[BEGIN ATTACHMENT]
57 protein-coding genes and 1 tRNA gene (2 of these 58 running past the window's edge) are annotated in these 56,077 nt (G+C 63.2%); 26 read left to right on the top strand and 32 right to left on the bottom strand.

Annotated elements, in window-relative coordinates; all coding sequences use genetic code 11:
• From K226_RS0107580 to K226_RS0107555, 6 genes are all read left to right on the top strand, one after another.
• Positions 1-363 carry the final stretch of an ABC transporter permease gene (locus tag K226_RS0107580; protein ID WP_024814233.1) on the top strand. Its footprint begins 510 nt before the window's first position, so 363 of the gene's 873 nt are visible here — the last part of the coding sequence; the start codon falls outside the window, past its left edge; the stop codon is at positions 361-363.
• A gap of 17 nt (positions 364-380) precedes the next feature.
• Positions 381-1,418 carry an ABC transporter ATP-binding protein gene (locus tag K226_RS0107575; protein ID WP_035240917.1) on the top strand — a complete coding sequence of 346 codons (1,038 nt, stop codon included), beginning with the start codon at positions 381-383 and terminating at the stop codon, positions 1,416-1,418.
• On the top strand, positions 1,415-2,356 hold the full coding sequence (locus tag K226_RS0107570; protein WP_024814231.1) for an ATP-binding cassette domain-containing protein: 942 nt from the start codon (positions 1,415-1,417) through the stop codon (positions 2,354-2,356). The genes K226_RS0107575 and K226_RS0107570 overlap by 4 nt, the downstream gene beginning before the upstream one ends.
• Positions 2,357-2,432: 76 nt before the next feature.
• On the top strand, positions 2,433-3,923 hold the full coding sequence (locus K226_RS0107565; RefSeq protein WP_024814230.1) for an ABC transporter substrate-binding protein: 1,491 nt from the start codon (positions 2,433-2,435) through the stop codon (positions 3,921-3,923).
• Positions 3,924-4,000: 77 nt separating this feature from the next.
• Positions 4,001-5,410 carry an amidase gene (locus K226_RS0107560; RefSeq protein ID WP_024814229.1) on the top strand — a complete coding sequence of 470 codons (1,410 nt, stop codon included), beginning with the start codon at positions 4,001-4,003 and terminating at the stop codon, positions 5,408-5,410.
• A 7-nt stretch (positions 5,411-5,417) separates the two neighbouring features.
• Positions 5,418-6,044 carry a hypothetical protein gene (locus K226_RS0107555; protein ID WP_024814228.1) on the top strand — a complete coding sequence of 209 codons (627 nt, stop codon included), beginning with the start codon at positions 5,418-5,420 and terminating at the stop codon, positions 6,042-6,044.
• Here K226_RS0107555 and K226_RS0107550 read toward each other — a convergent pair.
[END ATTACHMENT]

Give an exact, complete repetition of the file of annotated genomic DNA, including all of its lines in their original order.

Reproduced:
57 protein-coding genes and 1 tRNA gene (2 of these 58 running past the window's edge) are annotated in these 56,077 nt (G+C 63.2%); 26 read left to right on the top strand and 32 right to left on the bottom strand.

Annotated elements, in window-relative coordinates; all coding sequences use genetic code 11:
• From K226_RS0107580 to K226_RS0107555, 6 genes are all read left to right on the top strand, one after another.
• Positions 1-363 carry the final stretch of an ABC transporter permease gene (locus tag K226_RS0107580; protein ID WP_024814233.1) on the top strand. Its footprint begins 510 nt before the window's first position, so 363 of the gene's 873 nt are visible here — the last part of the coding sequence; the start codon falls outside the window, past its left edge; the stop codon is at positions 361-363.
• A gap of 17 nt (positions 364-380) precedes the next feature.
• Positions 381-1,418 carry an ABC transporter ATP-binding protein gene (locus tag K226_RS0107575; protein ID WP_035240917.1) on the top strand — a complete coding sequence of 346 codons (1,038 nt, stop codon included), beginning with the start codon at positions 381-383 and terminating at the stop codon, positions 1,416-1,418.
• On the top strand, positions 1,415-2,356 hold the full coding sequence (locus tag K226_RS0107570; protein WP_024814231.1) for an ATP-binding cassette domain-containing protein: 942 nt from the start codon (positions 1,415-1,417) through the stop codon (positions 2,354-2,356). The genes K226_RS0107575 and K226_RS0107570 overlap by 4 nt, the downstream gene beginning before the upstream one ends.
• Positions 2,357-2,432: 76 nt before the next feature.
• On the top strand, positions 2,433-3,923 hold the full coding sequence (locus K226_RS0107565; RefSeq protein WP_024814230.1) for an ABC transporter substrate-binding protein: 1,491 nt from the start codon (positions 2,433-2,435) through the stop codon (positions 3,921-3,923).
• Positions 3,924-4,000: 77 nt separating this feature from the next.
• Positions 4,001-5,410 carry an amidase gene (locus K226_RS0107560; RefSeq protein ID WP_024814229.1) on the top strand — a complete coding sequence of 470 codons (1,410 nt, stop codon included), beginning with the start codon at positions 4,001-4,003 and terminating at the stop codon, positions 5,408-5,410.
• A 7-nt stretch (positions 5,411-5,417) separates the two neighbouring features.
• Positions 5,418-6,044 carry a hypothetical protein gene (locus K226_RS0107555; protein ID WP_024814228.1) on the top strand — a complete coding sequence of 209 codons (627 nt, stop codon included), beginning with the start codon at positions 5,418-5,420 and terminating at the stop codon, positions 6,042-6,044.
• Here K226_RS0107555 and K226_RS0107550 read toward each other — a convergent pair.